The final segment, and perhaps the most important to my own study abroad experience (specifically the drinks and nightlife), puts Graz on par with nearly any city in Europe. By discovering the culinary scene and nightlife in Austria’s second largest city, you will stumble upon a lively, youthful, and cosmopolitan mecca hidden in Central Europe.
Aside from the many coffeehouses and bakeries, there are many different types of cuisine unique to Graz. The most typical Graz eatery is the Bausatz chain, which lets you build your own pizza, burger, or pfandl (an Austrian dish made from spaetzle, a type of egg noodle) for only 5-7 euros. There are seven Bausatz locations in Graz, all with their own unique flair. If you want a good view and a young crowd, go to Area 5, located directly on Jakominiplatz, the central transfer point for the city’s buses and trams. Or if you want a cheap place to eat in the Old Town that has a bit more elegant atmosphere, check out Continuum on Sporgasse, Old Town’s most picturesque street. The food will not disappoint, and the beers are cheap.
No trip to Graz would be complete without soaking in the city’s nightlife. With an abundance of university students, live music, and night clubs, the nightlife in Graz is unbeatable for a city of its size. After dinner, start your night out by visiting one of the many bars in the city center that offer live music. You can find just about any type of music in Graz, from Austrian punk rock at Music House to one of the many jazz cafes around the city center. Stockwerk Jazz is a perfect quiet place to start the night out, listen to jazz, and hang out with locals. Austrians are surprisingly easy to talk to once they have a drink in their hand, and will be especially interested in you and eager to practice their English if you try to start a conversation. Try asking them about politics, history, or culture. Many bars also host traditional Austrian folk music. If you walk by a window and see a man in lederhosen playing a type of accordion or violin, do not pass without going in; you’ll be thankful for the authentic experience.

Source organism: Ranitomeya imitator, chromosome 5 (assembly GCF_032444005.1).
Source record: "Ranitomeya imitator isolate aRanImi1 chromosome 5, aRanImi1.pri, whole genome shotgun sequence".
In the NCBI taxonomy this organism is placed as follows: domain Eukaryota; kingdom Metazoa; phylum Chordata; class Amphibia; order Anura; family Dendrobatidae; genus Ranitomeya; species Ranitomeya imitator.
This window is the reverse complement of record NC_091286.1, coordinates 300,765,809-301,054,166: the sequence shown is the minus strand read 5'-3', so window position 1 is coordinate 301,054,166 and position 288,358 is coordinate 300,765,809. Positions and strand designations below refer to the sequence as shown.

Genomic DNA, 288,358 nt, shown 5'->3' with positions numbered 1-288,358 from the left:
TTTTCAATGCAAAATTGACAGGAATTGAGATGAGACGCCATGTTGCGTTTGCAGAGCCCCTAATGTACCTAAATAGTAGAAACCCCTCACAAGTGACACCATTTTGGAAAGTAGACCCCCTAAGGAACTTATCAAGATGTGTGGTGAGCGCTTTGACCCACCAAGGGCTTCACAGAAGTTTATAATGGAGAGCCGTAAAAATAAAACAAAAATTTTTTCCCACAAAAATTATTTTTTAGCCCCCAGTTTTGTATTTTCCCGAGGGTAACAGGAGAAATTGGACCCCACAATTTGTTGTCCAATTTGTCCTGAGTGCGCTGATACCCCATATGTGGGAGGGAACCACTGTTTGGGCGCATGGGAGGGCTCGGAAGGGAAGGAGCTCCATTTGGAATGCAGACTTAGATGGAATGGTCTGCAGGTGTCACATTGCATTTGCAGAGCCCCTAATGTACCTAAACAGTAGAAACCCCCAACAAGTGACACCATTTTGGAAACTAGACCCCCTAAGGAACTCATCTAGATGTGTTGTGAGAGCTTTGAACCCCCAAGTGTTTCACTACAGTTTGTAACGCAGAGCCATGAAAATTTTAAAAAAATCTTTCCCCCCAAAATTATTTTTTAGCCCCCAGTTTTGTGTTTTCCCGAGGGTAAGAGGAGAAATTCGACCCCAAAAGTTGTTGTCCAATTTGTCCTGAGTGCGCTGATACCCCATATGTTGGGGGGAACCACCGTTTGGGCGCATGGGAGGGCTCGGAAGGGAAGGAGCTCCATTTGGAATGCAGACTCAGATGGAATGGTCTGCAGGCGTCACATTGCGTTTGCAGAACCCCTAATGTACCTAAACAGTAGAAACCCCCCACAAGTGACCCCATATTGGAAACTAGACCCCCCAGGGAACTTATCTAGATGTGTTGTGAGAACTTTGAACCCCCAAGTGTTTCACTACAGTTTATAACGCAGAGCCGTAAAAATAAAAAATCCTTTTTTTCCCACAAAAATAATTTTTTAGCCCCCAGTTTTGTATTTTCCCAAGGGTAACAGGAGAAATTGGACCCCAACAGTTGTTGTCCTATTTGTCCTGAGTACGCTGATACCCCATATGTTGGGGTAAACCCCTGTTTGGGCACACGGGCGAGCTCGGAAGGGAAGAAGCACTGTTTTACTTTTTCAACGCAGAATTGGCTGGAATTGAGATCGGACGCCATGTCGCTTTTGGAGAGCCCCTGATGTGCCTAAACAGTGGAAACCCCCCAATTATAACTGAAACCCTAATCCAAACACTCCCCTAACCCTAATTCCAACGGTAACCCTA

If you are looking for a bar without music, visit Office Pub in the Old Town. The Office Pub is owned and operated by the University of Graz, and run by English-speaking international students. On Wednesdays, “International Night,” the place is packed with exchange students from all over the world. The beer is priced lower and the atmosphere can’t be beat. It’s also incredibly easy to spark up a conversation with someone here, as most of the patrons, while not tourists, are traveling themselves.
If you are feeling energetic, there are many night clubs throughout the city that play electronic and pop music. In the summer, there are often techno concerts on the shores of the Mur, near the main bridge that connects the Old Town to Lend, where the famous modern architecture of the Kunsthaus art museum illuminates the city. On the Lend side of the river there are an abundance of night clubs. Postgarage is my personal favorite, and has hosted some pretty famous DJs. If you’re not feeling the night club scene, I would recommend Miles Jazz Club, which has free live music nightly and is open late.
One important note to keep in mind when going out in Austria, specifically Graz, is that most bars and clubs allow smoking indoors. This can be annoying for many, but from a certain perspective contributes to the charm and ambience of Austria. Austria is the last country in Western or Central Europe to allow smoking in restaurants and cafes, and the question of a smoking ban has been a hot topic in politics recently, which is another good topic for conversation if you’re looking to converse with locals.
Through this series Graz, Austria: Beyond Vienna, Salzburg, and the Alps I have given more of a local’s guide to Graz. If you decide to stop and see Graz during your next trip, please let me know. I’d love to help you out and give some more specific tips and pointers for getting around the city and the rest of Austria. I could go on and on about walks along the river Mur that you could take, interesting restaurants to try, scenic bike routes, or historic points of interest in Graz. Viel Erfolg in your travels and Servus!
Guest Author: Keegan Roembke
I am a student and writer from Indiana currently living in Ghent, Belgium, working on a Master’s in Global Studies. My passion for writing and poetry stems from travels and constant curiosity about the world. I write poetry, social commentary, and travel pieces on Medium and Vocal, and recently graduated from the University of Southern Indiana, where I studied German and International Studies. I have travelled to 22 countries throughout Europe and Africa by train, bus, and foot. Read poetry and commentary at https://vocal.media/authors/keegan-roembke